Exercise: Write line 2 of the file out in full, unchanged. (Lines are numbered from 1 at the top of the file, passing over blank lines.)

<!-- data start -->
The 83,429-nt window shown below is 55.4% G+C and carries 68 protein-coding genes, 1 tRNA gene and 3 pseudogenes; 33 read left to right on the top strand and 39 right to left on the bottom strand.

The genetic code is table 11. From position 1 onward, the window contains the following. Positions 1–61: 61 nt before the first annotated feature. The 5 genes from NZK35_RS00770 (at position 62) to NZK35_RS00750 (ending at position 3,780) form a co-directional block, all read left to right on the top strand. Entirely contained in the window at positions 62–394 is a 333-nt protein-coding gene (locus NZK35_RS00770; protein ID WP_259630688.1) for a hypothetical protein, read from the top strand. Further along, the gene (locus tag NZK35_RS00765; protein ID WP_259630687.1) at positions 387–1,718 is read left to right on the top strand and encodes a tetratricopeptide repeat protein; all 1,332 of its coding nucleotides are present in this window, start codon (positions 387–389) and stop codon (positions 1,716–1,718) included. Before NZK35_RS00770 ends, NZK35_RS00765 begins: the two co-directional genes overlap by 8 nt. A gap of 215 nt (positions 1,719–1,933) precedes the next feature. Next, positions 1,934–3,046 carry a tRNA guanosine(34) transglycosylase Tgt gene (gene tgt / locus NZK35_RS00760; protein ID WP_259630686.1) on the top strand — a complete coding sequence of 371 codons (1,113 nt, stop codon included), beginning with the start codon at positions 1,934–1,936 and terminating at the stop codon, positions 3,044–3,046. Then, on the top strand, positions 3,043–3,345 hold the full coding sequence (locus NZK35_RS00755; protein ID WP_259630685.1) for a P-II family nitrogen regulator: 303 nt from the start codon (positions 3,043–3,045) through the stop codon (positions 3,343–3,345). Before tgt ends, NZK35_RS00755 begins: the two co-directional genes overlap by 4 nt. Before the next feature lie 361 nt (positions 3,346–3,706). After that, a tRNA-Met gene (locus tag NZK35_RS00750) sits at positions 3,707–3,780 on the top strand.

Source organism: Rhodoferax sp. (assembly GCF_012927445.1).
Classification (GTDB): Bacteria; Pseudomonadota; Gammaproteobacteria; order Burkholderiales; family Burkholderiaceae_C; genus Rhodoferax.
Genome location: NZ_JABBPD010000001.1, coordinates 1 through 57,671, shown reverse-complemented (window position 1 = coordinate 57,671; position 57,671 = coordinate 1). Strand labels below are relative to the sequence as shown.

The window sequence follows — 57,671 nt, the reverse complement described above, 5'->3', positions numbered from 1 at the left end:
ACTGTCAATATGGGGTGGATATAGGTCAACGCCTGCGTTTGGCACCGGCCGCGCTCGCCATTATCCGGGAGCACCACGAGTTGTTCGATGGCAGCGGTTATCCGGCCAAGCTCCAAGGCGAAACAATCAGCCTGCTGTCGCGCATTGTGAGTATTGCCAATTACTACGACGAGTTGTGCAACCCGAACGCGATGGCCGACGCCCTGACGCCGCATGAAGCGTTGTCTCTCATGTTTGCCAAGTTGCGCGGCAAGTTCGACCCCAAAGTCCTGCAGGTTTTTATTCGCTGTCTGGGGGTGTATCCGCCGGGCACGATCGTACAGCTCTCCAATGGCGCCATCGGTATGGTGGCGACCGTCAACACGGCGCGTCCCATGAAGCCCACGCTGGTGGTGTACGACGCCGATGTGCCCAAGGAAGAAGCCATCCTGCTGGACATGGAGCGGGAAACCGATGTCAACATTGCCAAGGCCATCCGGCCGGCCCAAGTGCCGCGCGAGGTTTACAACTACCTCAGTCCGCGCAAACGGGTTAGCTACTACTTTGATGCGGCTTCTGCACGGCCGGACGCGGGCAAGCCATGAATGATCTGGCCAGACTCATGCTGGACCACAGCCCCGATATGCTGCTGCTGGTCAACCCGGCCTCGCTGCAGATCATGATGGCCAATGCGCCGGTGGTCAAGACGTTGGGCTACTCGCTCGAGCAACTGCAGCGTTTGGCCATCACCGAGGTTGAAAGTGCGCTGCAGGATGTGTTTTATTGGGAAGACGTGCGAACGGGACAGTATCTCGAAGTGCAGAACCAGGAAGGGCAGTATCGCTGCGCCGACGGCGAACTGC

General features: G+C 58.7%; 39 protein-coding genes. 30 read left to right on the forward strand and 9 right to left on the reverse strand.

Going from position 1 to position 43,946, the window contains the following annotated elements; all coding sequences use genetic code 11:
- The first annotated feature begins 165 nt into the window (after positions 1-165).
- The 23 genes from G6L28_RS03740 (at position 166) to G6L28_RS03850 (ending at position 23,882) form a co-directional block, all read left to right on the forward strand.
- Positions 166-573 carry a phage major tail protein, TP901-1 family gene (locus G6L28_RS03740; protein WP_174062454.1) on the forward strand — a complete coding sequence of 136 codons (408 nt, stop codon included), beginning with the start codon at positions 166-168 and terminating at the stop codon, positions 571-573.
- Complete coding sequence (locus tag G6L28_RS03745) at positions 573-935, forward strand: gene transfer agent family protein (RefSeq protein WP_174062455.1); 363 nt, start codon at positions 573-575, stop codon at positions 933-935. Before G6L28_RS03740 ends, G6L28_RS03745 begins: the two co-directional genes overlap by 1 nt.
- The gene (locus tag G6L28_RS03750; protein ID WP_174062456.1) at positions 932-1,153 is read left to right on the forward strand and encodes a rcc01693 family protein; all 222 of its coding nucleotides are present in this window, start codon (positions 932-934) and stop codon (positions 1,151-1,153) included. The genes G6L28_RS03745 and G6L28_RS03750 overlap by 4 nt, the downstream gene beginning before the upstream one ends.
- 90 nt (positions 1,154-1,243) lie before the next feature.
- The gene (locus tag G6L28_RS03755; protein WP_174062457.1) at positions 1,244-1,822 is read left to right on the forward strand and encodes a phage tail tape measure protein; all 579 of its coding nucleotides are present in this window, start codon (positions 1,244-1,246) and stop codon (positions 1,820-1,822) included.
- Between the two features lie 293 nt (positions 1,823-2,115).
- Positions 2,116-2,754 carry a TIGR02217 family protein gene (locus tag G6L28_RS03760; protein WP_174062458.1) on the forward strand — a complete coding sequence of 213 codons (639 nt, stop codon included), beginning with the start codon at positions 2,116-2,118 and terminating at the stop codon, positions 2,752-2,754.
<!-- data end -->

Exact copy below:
The genetic code is table 11. From position 1 onward, the window contains the following. Positions 1–61: 61 nt before the first annotated feature. The 5 genes from NZK35_RS00770 (at position 62) to NZK35_RS00750 (ending at position 3,780) form a co-directional block, all read left to right on the top strand. Entirely contained in the window at positions 62–394 is a 333-nt protein-coding gene (locus NZK35_RS00770; protein ID WP_259630688.1) for a hypothetical protein, read from the top strand. Further along, the gene (locus tag NZK35_RS00765; protein ID WP_259630687.1) at positions 387–1,718 is read left to right on the top strand and encodes a tetratricopeptide repeat protein; all 1,332 of its coding nucleotides are present in this window, start codon (positions 387–389) and stop codon (positions 1,716–1,718) included. Before NZK35_RS00770 ends, NZK35_RS00765 begins: the two co-directional genes overlap by 8 nt. A gap of 215 nt (positions 1,719–1,933) precedes the next feature. Next, positions 1,934–3,046 carry a tRNA guanosine(34) transglycosylase Tgt gene (gene tgt / locus NZK35_RS00760; protein ID WP_259630686.1) on the top strand — a complete coding sequence of 371 codons (1,113 nt, stop codon included), beginning with the start codon at positions 1,934–1,936 and terminating at the stop codon, positions 3,044–3,046. Then, on the top strand, positions 3,043–3,345 hold the full coding sequence (locus NZK35_RS00755; protein ID WP_259630685.1) for a P-II family nitrogen regulator: 303 nt from the start codon (positions 3,043–3,045) through the stop codon (positions 3,343–3,345). Before tgt ends, NZK35_RS00755 begins: the two co-directional genes overlap by 4 nt. Before the next feature lie 361 nt (positions 3,346–3,706). After that, a tRNA-Met gene (locus tag NZK35_RS00750) sits at positions 3,707–3,780 on the top strand.